Merkel looks very good even after Germany’s apparent conciliation to the pleas of France, Italy and other European Union members that argued for the necessity of a third Greek bailout. As she commented, “The advantages [of the deal] far outweigh the disadvantages.”2

The loser: Alexis Tsipras. Tsipras and his left-wing Syriza party have all but written themselves out of Greece’s future. After disparaging the austerity measures Greeks live with and praising the Greek people for the “very brave choice” they made in voting against another bailout, Tsipras signed off on austerity cuts that were even deeper.

In the end, he simply had to; for all his posturing, two financial shocks would have occurred if he had refused. Without a deal in place, Greece’s banking system could have collapsed this week. Greece also could have found itself out of the eurozone – a danger signal for institutional and retail investors.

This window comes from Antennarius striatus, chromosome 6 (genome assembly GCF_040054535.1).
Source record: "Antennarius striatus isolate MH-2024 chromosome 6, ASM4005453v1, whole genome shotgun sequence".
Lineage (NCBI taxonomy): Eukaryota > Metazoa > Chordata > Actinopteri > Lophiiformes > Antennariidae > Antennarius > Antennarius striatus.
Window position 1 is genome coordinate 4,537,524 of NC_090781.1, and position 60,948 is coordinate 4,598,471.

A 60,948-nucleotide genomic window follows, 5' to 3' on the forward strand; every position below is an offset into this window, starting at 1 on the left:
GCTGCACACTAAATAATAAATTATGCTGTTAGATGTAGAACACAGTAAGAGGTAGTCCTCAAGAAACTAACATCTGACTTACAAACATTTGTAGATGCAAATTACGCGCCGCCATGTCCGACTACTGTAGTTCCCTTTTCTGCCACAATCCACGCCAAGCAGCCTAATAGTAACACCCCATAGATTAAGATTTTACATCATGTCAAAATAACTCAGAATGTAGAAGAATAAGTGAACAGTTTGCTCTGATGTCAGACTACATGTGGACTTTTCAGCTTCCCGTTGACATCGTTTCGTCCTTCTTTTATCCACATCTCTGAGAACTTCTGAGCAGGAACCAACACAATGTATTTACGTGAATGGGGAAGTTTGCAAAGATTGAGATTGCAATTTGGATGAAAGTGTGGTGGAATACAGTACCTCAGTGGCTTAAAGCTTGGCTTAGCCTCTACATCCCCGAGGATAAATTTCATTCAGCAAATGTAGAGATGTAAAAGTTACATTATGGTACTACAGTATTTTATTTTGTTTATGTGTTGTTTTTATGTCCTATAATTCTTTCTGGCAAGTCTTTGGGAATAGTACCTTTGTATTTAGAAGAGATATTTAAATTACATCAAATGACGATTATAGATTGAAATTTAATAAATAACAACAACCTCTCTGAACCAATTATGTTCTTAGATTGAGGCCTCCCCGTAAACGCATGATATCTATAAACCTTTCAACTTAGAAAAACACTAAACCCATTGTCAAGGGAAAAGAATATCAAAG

Global markets started the week with a relief rally. Monday’s trading day found the Dow, Nasdaq and S&P 500 all rising 1.1% or higher; the STOXX Europe 600, FTSE 100 and Nikkei 225 were also up from 1.0-2.0%. The deal is not set in stone yet – eurozone parliaments must approve it – but the accord just reached relieves much uncertainty.5

Citations.

1 – usatoday.com/story/money/2015/07/13/greek-bailout-talks/30068857/ [7/13/15]

2 – time.com/3955221/greece-bailout-marathon/ [7/13/15]

3 – blogs.wsj.com/briefly/2015/07/13/how-will-the-greek-privatization-work-the-short-answer/ [7/13/15]

4 – reuters.com/article/2015/07/06/us-eurozone-greece-idUSKBN0P40EO20150706 [7/6/15]

5 – markets.wsj.com/us [7/13/15]

This material was prepared by Peter Montoya Inc, and does not necessarily represent the views of Albert Aizin, and The Retirement Group or FSC Financial Corp. This information should not be construed as investment advice. Neither the named Representatives nor Broker/Dealer gives tax or legal advice. All information is believed to be from reliable sources; however, we make no representation as to its completeness or accuracy. The publisher is not engaged in rendering legal, accounting or other professional services. If other expert assistance is needed, the reader is advised to engage the services of a competent professional. Please consult your Financial Advisor for further information or call 800-900-5867.